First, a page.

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    j4425--Nice looking print from what I can see.

    As for the Nachtwey documentary, I completely agree. Those projecton prints look great. However, the print I made last night had a different quality to it. As crazy as this may sound, it looks very close in tonality to some Atget prints I have seen. The question is how to replicate the look. The Atget prints I have seen in person, not in a book. I learned that there is a huge difference with Atget. Some photos look just as good in books, but Atget, who I had never thought much about, blew my mind when I saw his prints in front of me. Anyhow, I plan to start working toward getting the most out of 35mm. I usually think in terms of subject matter and quality prints, but I want to see just how far I can push the quality. I used to shoot people on the street primarily, so there was always a little compromise with the finer details. In that kind of situation you simply cannot concentrate on the details all the time. I no longer live near any densely populated areas, so I now have to shoot other things. This allows me more time to really LOOK, and, subsequently, plan my photos.
     
  9. Jadedoto

    Jadedoto Member

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    Reminds me, when I first started developing myself about three years ago, I bought two 100' rolls of APX100. After buying Ilfosol S, learning how to shoot and process it... I've never produced images like that again.

    I would almost kill to have APX again. I enlarged those negatives to 11x14 with just an inkling of nice, smooth grain!
     
  10. Anscojohn

    Anscojohn Subscriber

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    IIRC, Ansel Adams averred that a totally acceptable (to him) 8x10 print could be made from a fine grained 35mm film like Panatomic X, develped in a soft-working developer like D23. A lot of things have improved since then--but as others have stated, 35 mm is capable of exceptional image quality--but it does not suffer sloppy technique gladly.
    John, Mount Vernon, Virginia USA
     
  11. Michel Hardy-Vallée

    Michel Hardy-Vallée Membership Council Council

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    Most of my work is in 35mm for various practical and aesthetic reasons, but I've been consistently impressed by Tri-X in XTOL 1+1 enlarged at 11x14. I did a little bit of testing, and got a good EI/dev combo that gives me rich tones and not too much contrast. You want a negative with detail (proper EI), but not too contrasty either (not too much development)--you get the contrast right by changing paper grades, then dodging and burning.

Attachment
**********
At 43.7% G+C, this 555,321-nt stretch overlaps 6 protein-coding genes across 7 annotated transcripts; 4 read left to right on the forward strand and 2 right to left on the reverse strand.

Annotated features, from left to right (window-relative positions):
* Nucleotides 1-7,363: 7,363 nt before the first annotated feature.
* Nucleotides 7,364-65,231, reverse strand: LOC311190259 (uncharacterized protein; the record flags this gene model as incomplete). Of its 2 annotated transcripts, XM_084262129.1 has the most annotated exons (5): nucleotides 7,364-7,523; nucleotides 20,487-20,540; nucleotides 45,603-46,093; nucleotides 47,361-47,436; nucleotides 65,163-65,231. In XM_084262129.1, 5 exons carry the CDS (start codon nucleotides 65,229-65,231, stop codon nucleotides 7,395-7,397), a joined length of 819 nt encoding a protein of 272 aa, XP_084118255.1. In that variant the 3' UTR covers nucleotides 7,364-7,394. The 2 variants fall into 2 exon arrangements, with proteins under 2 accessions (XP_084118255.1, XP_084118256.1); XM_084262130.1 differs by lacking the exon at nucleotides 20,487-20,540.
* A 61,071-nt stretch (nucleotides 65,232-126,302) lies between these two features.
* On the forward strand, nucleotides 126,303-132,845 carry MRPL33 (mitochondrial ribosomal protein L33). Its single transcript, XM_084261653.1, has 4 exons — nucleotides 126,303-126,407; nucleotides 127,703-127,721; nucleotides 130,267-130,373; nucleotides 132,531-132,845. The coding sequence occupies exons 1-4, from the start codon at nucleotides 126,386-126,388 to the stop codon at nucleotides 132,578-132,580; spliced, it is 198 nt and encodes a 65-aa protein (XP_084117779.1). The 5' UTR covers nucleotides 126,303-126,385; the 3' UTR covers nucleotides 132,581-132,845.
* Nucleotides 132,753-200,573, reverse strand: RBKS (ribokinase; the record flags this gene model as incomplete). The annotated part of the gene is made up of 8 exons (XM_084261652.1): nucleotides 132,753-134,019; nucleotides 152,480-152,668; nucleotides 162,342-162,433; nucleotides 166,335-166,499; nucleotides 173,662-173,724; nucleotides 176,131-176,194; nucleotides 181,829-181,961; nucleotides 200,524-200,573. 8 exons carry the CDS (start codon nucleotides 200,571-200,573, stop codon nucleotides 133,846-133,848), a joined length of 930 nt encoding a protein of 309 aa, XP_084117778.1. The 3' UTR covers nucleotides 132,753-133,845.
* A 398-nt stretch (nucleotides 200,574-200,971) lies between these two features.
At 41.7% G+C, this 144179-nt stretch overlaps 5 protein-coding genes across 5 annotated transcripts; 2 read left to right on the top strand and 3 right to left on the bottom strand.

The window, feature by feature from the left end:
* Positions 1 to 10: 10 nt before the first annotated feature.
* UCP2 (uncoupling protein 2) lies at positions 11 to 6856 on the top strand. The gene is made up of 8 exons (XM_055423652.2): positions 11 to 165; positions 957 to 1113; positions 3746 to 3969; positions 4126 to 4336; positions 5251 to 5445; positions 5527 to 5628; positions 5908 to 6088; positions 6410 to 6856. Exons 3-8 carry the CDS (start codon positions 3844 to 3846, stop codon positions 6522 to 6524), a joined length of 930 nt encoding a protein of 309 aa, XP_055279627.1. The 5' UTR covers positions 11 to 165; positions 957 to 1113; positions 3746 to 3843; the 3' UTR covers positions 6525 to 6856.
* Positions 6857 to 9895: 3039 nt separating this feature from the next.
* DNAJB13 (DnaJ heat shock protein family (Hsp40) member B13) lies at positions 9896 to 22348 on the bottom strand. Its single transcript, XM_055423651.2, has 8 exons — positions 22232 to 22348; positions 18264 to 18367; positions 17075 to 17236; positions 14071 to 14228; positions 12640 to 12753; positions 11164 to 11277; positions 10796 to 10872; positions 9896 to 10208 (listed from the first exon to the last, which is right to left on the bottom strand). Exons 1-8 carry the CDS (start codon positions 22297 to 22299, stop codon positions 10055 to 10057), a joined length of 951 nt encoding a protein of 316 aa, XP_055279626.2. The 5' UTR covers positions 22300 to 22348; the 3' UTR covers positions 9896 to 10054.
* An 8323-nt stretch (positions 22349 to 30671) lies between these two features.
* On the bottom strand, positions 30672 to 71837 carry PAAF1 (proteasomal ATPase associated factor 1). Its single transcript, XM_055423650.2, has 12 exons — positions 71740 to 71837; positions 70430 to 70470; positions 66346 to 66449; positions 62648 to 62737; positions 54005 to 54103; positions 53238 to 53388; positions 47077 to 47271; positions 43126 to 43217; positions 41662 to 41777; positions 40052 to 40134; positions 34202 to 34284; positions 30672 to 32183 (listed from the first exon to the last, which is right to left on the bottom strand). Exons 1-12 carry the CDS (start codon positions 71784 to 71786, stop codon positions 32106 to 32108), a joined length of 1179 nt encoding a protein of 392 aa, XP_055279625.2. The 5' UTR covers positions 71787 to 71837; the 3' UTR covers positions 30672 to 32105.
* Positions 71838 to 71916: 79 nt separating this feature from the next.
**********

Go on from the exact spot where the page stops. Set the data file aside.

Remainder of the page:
I tested various print developers and found out that Ansco 130 gave me a little something more. I also tone in selenium anything that gets shown, whether it is RC or FB. It removes the colour cast and gives a little contrast edge.

    All these little things eventually stack up and instead of having prints that look like soot and chalk, you can get very good looking results. And then you see the work of a 35mm photographer at 16x20 that just blows your mind, and you feel like you have to start all over again...
     
  12. srs5694

    srs5694 Member

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    Isn't Rollei Retro just rebranded APX from the final production run? It's still available in 100-foot rolls of ISO 100 and ISO 400 from Freestyle. There are also plans afoot to resurrect it in smaller production runs, although I gather they won't be getting to the films until after the papers are in production. If the papers aren't successful, the films might not go into production.
     
  13. JBrunner

    JBrunner Moderator Staff Member Moderator

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    You can make exceptional prints from 35mm. The crux, from my experience is that the margin for error, in all phases of the process is smaller.

    Master 35mm, and larger formats in many respects become that much easier, if your a mind to deal with the drawbacks, that come with the advantages. There is no free lunch.
     
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  15. Ian Grant

    Ian Grant Subscriber

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    "Master 35mm, and larger formats in many respects become that much easier" Thats very well put Mr Brunner :D

    When I made a conscious change in direction about 20 years ago that's exactly what I did, return to 35mm tighten up my techniques & processing then switch cutting out MF for my personal work & only using 35mm & 5x4. It does mean you also tighten up your LF techniques as well and get optimal quality.

    Ian
     
  16. DWThomas

    DWThomas Subscriber